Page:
“The Provider”: The Effects of Economic Inequalities on Self-Efficacy and Sexual Decision Making among MSM
Casey D. Hall, Emory University
Karen L. Andes, Emory University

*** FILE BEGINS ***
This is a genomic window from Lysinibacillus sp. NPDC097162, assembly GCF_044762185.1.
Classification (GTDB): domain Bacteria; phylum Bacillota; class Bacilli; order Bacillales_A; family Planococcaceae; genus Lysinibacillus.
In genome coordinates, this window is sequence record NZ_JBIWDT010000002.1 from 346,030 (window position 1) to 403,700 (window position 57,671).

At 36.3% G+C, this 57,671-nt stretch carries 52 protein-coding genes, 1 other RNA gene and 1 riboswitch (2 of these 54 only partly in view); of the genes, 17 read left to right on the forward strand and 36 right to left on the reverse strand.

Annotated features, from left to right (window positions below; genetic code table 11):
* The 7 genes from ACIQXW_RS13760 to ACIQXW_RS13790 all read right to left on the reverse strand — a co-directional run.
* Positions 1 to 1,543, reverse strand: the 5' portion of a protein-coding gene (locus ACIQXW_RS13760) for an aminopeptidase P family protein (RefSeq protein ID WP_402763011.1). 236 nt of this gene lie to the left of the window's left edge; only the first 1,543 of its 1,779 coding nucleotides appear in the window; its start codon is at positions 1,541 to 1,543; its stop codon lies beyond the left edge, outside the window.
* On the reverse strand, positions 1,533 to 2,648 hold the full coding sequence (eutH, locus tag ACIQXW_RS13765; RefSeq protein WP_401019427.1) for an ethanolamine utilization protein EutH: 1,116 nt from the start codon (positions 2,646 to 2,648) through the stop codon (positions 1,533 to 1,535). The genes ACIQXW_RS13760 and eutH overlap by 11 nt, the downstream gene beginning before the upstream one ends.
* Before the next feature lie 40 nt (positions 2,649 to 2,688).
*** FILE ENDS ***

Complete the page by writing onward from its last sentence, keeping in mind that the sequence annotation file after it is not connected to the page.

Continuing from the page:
Self-efficacy has been a model to understand condom negotiations among men who have sex (MSM); however it focuses primarily on individual characteristics and few studies have examined effects of relationship dynamics such as inequalities on self-efficacy. We conducted a 10-week longitudinal qualitative study with MSM examining relationship perceptions and sexual risk-taking. During a baseline in-depth interview (IDI), participants built a retrospective sexual history timeline. Participants completed three follow-up relationship diaries, which were discussed in a debrief IDI. Verbatim transcripts were analyzed as life-stories and thematically coded. Preliminary results suggest that male same-sex relationships often fall along a spectrum of financial imbalance which sometimes mirror traditional heterosexual relationships or transactional sex. This spectrum is defined by financial support by one partner to another which appears to be related to a sense of control and conflict. Results may be used to inform the self-efficacy model to better address sexual decision-making in MSM relationships.